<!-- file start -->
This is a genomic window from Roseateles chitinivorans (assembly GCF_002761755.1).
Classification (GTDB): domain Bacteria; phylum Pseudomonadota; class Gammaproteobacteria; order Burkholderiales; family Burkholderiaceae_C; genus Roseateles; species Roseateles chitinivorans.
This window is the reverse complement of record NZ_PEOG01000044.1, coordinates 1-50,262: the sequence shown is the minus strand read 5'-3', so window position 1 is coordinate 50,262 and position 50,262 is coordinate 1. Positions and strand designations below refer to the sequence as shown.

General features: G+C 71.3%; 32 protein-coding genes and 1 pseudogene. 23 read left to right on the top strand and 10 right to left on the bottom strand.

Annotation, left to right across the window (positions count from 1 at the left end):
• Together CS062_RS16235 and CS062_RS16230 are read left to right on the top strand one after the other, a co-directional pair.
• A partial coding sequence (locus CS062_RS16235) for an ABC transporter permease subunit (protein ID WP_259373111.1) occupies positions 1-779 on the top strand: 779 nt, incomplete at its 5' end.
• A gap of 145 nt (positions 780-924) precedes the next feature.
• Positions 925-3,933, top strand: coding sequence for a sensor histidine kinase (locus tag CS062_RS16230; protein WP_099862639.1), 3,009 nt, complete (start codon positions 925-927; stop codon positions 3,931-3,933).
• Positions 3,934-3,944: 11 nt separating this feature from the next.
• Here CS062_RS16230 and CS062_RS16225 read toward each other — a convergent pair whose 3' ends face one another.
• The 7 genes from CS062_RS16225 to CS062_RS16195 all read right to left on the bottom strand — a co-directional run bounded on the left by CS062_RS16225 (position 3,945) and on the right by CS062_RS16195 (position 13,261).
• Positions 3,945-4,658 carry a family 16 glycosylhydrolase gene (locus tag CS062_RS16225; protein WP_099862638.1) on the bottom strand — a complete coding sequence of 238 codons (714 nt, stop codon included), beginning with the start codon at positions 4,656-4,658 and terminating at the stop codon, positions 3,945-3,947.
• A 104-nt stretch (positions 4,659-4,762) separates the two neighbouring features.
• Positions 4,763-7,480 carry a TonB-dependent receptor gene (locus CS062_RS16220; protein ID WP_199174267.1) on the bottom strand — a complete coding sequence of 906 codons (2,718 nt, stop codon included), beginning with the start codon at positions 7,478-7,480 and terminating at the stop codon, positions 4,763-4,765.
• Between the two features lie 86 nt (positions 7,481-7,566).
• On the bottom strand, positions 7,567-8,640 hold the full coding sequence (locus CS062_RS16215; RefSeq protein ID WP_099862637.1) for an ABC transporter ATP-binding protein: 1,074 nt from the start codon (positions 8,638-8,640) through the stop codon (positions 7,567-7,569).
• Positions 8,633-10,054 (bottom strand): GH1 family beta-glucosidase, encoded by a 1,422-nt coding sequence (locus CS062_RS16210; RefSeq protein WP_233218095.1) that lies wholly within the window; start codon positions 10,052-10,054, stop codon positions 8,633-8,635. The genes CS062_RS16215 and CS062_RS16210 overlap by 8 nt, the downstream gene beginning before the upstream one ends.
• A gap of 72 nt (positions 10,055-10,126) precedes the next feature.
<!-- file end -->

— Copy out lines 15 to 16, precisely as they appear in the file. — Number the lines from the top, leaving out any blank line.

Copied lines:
• Positions 4,763-7,480 carry a TonB-dependent receptor gene (locus CS062_RS16220; protein ID WP_199174267.1) on the bottom strand — a complete coding sequence of 906 codons (2,718 nt, stop codon included), beginning with the start codon at positions 7,478-7,480 and terminating at the stop codon, positions 4,763-4,765.
• Between the two features lie 86 nt (positions 7,481-7,566).